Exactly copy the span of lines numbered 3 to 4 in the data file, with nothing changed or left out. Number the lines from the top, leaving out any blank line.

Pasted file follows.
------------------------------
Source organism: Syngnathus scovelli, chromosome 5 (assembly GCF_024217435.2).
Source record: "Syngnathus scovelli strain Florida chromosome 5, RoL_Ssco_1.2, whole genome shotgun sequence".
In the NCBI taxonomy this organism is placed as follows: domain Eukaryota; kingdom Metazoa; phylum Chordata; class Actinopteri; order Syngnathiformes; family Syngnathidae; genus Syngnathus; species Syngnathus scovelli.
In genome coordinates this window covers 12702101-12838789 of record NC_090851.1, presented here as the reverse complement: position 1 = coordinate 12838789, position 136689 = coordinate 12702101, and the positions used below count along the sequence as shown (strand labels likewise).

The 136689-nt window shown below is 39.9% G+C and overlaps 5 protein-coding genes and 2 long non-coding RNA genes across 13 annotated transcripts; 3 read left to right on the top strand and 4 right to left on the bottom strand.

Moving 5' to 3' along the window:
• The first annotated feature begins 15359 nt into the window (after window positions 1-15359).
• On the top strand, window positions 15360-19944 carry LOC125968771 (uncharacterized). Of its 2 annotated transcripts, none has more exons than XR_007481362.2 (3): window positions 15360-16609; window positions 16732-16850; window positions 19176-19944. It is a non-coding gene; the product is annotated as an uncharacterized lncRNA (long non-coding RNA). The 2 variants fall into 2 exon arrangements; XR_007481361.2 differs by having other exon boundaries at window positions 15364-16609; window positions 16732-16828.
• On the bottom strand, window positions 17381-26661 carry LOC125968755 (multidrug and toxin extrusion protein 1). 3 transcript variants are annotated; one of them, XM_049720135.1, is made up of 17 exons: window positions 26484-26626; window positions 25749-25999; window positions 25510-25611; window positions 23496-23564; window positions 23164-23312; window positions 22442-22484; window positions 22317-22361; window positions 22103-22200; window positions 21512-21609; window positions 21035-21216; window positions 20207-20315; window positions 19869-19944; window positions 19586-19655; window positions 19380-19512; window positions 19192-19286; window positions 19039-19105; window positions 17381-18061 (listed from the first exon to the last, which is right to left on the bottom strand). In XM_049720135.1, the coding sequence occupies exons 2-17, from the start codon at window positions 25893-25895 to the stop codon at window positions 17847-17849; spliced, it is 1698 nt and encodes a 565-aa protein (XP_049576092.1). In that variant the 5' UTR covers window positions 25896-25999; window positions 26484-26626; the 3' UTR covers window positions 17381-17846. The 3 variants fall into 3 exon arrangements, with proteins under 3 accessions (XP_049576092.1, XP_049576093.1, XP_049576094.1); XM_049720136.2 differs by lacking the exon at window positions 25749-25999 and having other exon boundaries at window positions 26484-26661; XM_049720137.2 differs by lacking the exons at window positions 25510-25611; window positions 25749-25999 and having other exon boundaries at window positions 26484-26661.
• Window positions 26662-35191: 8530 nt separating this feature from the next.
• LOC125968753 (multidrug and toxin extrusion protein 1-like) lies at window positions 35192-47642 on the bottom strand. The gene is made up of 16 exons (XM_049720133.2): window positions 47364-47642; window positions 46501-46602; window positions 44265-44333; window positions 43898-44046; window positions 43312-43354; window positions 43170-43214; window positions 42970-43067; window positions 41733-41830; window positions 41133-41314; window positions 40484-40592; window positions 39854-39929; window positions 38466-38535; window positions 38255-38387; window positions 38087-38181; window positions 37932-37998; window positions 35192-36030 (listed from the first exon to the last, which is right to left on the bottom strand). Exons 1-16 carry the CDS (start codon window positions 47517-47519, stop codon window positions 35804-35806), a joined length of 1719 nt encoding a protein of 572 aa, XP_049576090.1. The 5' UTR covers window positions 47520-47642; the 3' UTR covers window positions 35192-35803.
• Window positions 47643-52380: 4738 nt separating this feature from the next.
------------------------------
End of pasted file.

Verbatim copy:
In the NCBI taxonomy this organism is placed as follows: domain Eukaryota; kingdom Metazoa; phylum Chordata; class Actinopteri; order Syngnathiformes; family Syngnathidae; genus Syngnathus; species Syngnathus scovelli.
In genome coordinates this window covers 12702101-12838789 of record NC_090851.1, presented here as the reverse complement: position 1 = coordinate 12838789, position 136689 = coordinate 12702101, and the positions used below count along the sequence as shown (strand labels likewise).